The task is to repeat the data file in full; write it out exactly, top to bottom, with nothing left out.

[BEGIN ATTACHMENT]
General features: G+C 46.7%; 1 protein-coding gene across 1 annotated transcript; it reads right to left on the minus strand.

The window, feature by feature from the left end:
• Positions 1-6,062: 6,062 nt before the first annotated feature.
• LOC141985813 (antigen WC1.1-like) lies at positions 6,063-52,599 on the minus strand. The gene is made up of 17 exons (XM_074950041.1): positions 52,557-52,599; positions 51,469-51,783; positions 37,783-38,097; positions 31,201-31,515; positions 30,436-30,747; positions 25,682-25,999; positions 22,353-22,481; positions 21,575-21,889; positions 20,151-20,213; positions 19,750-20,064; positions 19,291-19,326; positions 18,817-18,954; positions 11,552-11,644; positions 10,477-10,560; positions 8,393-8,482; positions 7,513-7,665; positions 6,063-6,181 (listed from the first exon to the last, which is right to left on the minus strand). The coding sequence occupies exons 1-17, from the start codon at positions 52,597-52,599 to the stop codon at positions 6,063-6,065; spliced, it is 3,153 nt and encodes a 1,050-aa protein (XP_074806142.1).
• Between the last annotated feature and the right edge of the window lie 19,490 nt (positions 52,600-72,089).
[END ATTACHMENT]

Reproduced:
General features: G+C 46.7%; 1 protein-coding gene across 1 annotated transcript; it reads right to left on the minus strand.

The window, feature by feature from the left end:
• Positions 1-6,062: 6,062 nt before the first annotated feature.
• LOC141985813 (antigen WC1.1-like) lies at positions 6,063-52,599 on the minus strand. The gene is made up of 17 exons (XM_074950041.1): positions 52,557-52,599; positions 51,469-51,783; positions 37,783-38,097; positions 31,201-31,515; positions 30,436-30,747; positions 25,682-25,999; positions 22,353-22,481; positions 21,575-21,889; positions 20,151-20,213; positions 19,750-20,064; positions 19,291-19,326; positions 18,817-18,954; positions 11,552-11,644; positions 10,477-10,560; positions 8,393-8,482; positions 7,513-7,665; positions 6,063-6,181 (listed from the first exon to the last, which is right to left on the minus strand). The coding sequence occupies exons 1-17, from the start codon at positions 52,597-52,599 to the stop codon at positions 6,063-6,065; spliced, it is 3,153 nt and encodes a 1,050-aa protein (XP_074806142.1).
• Between the last annotated feature and the right edge of the window lie 19,490 nt (positions 52,600-72,089).